The number of scientific procedures carried out on live animals has decreased by 5% in the last year, according to the annual statistical report released today, Thursday 13 July 2017.
The total number of procedures decreased to 3.94 million from 4.14 million, a 206,000 reduction compared with 2015.
The number of experiments rose to a peak of 5.61 million in 1971, followed by a steady fall to 2.62 million procedures overall in 2001. Since then, the number of procedures has shown a general increase, predominantly due to the advent of gene technology and the breeding and use of genetically altered animals, but in recent years has remained around 4 million.
Of the 2.02 million experimental procedures that took place in 2016, 5.6 % (114,000) were assessed as severe procedures compared to 5.9 % (123,000) in 2015.
Of the 1.91 million procedures that took place in 2016 involving the creation/breeding of genetically altered animals that were not used in further procedures, 2 % (40,000) were assessed as severe, compared to 3 % (62,000) in 2015.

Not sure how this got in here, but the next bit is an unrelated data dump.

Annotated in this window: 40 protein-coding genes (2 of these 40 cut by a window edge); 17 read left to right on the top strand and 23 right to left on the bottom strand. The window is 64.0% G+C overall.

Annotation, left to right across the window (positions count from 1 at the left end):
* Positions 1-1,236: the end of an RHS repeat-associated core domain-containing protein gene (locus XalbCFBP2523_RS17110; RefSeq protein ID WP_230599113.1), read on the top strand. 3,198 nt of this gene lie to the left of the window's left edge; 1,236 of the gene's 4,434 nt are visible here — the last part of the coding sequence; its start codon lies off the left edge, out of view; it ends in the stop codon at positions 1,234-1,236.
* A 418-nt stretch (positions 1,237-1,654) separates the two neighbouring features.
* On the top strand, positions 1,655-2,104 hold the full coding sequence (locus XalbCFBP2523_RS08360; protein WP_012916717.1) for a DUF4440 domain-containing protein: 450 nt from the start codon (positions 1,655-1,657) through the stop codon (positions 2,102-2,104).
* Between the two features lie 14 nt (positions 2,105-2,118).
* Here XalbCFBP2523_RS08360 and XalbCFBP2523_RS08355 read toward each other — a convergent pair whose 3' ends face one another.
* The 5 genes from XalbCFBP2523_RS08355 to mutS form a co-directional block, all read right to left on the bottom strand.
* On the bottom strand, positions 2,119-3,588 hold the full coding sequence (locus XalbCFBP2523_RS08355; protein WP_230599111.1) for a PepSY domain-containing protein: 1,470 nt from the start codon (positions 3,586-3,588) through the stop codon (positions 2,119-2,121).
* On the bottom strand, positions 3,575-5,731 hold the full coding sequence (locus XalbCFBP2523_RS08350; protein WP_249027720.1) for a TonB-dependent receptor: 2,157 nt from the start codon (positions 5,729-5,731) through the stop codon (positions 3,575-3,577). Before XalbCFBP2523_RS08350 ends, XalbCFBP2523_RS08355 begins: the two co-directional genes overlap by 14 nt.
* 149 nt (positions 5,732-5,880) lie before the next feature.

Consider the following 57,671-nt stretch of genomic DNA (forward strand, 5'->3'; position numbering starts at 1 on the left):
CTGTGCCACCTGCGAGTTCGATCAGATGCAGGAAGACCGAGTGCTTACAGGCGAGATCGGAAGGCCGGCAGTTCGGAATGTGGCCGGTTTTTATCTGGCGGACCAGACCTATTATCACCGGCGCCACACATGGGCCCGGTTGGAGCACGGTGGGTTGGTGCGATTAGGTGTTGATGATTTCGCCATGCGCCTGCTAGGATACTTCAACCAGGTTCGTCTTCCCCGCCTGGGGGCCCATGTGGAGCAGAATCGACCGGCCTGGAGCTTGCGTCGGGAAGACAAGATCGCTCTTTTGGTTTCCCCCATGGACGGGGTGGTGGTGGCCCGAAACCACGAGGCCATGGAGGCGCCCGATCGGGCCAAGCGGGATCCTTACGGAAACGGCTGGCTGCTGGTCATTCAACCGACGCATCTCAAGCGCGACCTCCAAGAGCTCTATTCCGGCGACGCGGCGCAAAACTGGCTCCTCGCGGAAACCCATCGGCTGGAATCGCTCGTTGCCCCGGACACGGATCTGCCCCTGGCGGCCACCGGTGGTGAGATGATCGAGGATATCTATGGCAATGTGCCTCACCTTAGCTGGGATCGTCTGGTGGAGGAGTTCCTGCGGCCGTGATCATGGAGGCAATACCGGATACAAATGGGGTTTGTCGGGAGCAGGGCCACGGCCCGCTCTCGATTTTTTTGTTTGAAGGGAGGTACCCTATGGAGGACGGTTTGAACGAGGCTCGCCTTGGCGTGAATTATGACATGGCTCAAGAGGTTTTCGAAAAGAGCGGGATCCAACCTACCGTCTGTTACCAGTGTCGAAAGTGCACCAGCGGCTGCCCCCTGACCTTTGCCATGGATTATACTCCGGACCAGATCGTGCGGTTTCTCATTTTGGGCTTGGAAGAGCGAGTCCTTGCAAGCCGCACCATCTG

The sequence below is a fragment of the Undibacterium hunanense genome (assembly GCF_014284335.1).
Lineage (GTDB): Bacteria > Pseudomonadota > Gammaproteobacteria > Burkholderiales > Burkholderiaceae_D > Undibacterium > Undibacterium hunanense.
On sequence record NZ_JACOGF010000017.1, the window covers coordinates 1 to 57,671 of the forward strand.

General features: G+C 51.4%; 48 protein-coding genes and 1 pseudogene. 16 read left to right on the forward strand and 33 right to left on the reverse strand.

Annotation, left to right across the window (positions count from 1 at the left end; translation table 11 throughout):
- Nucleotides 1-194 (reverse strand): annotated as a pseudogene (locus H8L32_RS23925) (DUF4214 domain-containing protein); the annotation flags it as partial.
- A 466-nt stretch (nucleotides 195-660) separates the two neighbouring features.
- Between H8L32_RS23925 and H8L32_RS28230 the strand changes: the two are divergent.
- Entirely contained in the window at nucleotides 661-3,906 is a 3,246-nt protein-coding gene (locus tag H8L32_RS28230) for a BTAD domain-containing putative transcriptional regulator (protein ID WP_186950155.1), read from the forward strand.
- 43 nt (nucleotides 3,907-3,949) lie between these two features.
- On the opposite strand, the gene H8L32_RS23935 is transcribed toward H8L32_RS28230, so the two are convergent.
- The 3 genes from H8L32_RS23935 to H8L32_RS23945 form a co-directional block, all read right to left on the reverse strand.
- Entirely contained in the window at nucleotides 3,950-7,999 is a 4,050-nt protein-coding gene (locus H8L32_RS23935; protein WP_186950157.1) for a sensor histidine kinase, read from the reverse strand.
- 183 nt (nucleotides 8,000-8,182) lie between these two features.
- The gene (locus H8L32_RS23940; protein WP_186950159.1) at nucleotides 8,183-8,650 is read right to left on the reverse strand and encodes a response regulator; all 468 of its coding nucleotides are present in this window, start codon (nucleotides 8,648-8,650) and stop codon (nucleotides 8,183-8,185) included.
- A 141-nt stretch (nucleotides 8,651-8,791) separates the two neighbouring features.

A Home Office spokesperson said:
The UK has one of the most comprehensive animal welfare systems in the world and we are completely committed to the proper regulation of the use of animals in scientific research.
This research helps us to ensure that medicines are safe to use and to find treatments for cancer and other diseases, among a range of other benefits.
Our legislation provides a rigorous regulatory system that ensures animal research and testing is carried out only where no practicable alternative exists and under controls which keep suffering to an absolute minimum.